Last edited by ryuurui : 08-17-2010 at 12:45 AM.
Reply With Quote
(#8 (permalink))
Old
MMM's Avatar
MMM (Offline)
JF Ossan
 
Posts: 12,200
Join Date: Jun 2007
08-17-2010, 02:32 AM

It sounds like you are contradicting yourself a little, ryuurui.

Carving may be difficult, but kids in high school do it. An artist only needs to make one, and you now seem to be agreeing that most artists try and make their own.
Reply With Quote
(#9 (permalink))
Old
steven (Offline)
JF Old Timer
 
Posts: 544
Join Date: Apr 2010
08-17-2010, 02:41 AM

While I know a lot of people make their own stamps for their art, I'm not so sure I'd be able to make a good one... I do a little bit of wood carving, but doing such small detailed work would get me, I'm afraid! It sounds like something that would be fun to try out some day though.

I can't quite remember where, but I've seen an artist who had their stamp carved out of a tree branch stub thing, which had a very cool look. So if you want to get creative you could always try something like that! (although an eraser or rubber style one sounds a lot easier to make).
Reply With Quote
(#10 (permalink))
Old
ryuurui's Avatar
ryuurui (Offline)
Japanese calligrapher
 
Posts: 880
Join Date: Jul 2010
Location: Tokyo
08-17-2010, 08:50 AM

Quote:
Originally Posted by MMM View Post
It sounds like you are contradicting yourself a little, ryuurui.

Carving may be difficult, but kids in high school do it. An artist only needs to make one, and you now seem to be agreeing that most artists try and make their own.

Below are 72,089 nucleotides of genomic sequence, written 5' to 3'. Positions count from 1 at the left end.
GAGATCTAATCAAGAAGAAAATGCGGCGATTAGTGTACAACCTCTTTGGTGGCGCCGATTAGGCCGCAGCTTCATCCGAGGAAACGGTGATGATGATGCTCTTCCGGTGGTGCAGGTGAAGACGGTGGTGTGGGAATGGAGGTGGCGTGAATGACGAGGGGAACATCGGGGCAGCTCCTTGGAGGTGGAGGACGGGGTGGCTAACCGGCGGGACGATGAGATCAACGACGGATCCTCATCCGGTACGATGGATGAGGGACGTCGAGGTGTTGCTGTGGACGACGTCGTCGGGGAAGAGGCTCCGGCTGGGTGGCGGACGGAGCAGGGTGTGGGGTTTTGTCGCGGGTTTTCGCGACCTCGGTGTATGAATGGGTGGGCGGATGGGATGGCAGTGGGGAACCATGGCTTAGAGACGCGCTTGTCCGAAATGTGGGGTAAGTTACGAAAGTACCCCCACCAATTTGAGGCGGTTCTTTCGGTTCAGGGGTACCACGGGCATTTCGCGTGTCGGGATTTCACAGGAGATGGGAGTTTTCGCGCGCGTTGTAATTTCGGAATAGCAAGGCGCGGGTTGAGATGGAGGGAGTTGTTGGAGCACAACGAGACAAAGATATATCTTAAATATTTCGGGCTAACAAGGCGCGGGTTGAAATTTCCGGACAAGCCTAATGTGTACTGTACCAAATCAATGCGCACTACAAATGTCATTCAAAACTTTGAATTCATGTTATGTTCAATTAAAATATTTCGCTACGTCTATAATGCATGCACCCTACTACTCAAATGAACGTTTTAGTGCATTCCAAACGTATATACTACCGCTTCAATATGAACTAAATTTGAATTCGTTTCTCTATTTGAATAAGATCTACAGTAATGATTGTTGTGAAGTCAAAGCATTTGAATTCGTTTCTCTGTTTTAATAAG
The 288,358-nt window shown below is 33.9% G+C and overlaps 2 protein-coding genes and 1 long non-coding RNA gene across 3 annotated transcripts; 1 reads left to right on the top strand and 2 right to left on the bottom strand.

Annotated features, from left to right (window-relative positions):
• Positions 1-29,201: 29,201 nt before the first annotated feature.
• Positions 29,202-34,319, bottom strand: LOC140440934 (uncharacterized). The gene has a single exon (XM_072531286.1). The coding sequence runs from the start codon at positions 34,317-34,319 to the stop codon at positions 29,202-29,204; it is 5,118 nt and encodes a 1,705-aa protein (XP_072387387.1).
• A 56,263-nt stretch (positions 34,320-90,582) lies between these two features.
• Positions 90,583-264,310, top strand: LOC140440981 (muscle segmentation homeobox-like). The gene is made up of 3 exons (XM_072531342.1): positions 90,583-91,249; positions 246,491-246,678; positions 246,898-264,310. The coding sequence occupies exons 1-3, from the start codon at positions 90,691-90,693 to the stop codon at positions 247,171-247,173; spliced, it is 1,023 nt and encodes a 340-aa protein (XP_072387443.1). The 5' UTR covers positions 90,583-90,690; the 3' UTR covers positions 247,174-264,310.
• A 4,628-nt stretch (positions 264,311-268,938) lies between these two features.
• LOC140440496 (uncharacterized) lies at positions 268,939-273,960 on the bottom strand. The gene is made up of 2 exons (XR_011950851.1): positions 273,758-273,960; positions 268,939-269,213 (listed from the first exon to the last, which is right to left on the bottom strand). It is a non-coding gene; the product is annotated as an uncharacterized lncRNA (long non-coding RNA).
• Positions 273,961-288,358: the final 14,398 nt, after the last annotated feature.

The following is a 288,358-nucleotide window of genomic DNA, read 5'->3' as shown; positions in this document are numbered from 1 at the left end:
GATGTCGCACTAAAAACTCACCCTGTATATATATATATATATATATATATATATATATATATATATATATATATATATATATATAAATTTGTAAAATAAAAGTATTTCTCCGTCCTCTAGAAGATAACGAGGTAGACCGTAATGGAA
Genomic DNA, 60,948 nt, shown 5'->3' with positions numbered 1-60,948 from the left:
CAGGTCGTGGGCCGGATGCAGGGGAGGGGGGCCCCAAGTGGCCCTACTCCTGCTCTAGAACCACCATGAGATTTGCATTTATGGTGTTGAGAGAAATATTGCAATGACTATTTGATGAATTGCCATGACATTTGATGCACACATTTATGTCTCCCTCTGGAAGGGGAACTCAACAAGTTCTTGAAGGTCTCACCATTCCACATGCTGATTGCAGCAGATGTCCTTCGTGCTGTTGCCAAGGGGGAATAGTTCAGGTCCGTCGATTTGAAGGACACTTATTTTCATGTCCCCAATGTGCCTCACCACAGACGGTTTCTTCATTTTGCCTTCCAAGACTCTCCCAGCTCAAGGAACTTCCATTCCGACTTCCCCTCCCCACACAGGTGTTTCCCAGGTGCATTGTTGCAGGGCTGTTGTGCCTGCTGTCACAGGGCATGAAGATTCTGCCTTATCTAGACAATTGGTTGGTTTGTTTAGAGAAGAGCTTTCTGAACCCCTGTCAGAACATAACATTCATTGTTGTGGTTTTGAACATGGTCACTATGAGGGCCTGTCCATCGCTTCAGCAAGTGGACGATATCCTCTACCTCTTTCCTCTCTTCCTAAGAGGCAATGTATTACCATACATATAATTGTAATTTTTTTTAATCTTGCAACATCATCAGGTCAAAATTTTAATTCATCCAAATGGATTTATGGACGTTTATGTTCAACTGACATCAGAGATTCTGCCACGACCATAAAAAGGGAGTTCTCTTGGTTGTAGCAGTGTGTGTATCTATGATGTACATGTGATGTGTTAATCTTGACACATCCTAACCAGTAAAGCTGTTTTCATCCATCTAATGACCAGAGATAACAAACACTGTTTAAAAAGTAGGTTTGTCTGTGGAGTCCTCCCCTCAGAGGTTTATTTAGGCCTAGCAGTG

I am not contradicting myself. I said that what kids are carving, and what calligraphers use those are two different things. Kids do not understand calligraphy, let alone knowing seal script. The seal carving they do is probably a part of their 習字 classes. What I am saying is that making a good seal is not simple and requires a lot of knowledge. In other words, not the carving is the difficult part, but deciding on the characters, and writing them down is. Please understand that seal is a part of calligraphy, and its design, shape, and place it is being pressed at, are all important and integral components of the 作品. Badly carved seal can ruin the whole energy flow in calligraphy or sumi-e.

And also I know now where I got the idea of OP talking about mixing hanko, inkan, and gagouin - look at the title of his post. He asks inkan or hanko, where in fact it is neither of those two.

Last edited by ryuurui : 08-17-2010 at 02:21 PM.
Reply With Quote
Reply


Thread Tools

Posting Rules
You may not post new threads
You may not post replies
You may not post attachments
You may not edit your posts

vB code is On
Smilies are On
[IMG] code is On
HTML code is Off
Trackbacks are On
Pingbacks are On
Refbacks are On




Copyright 2003-2006 Virtual Japan.
Search Engine Friendly URLs by vBSEO 3.0.0 RC6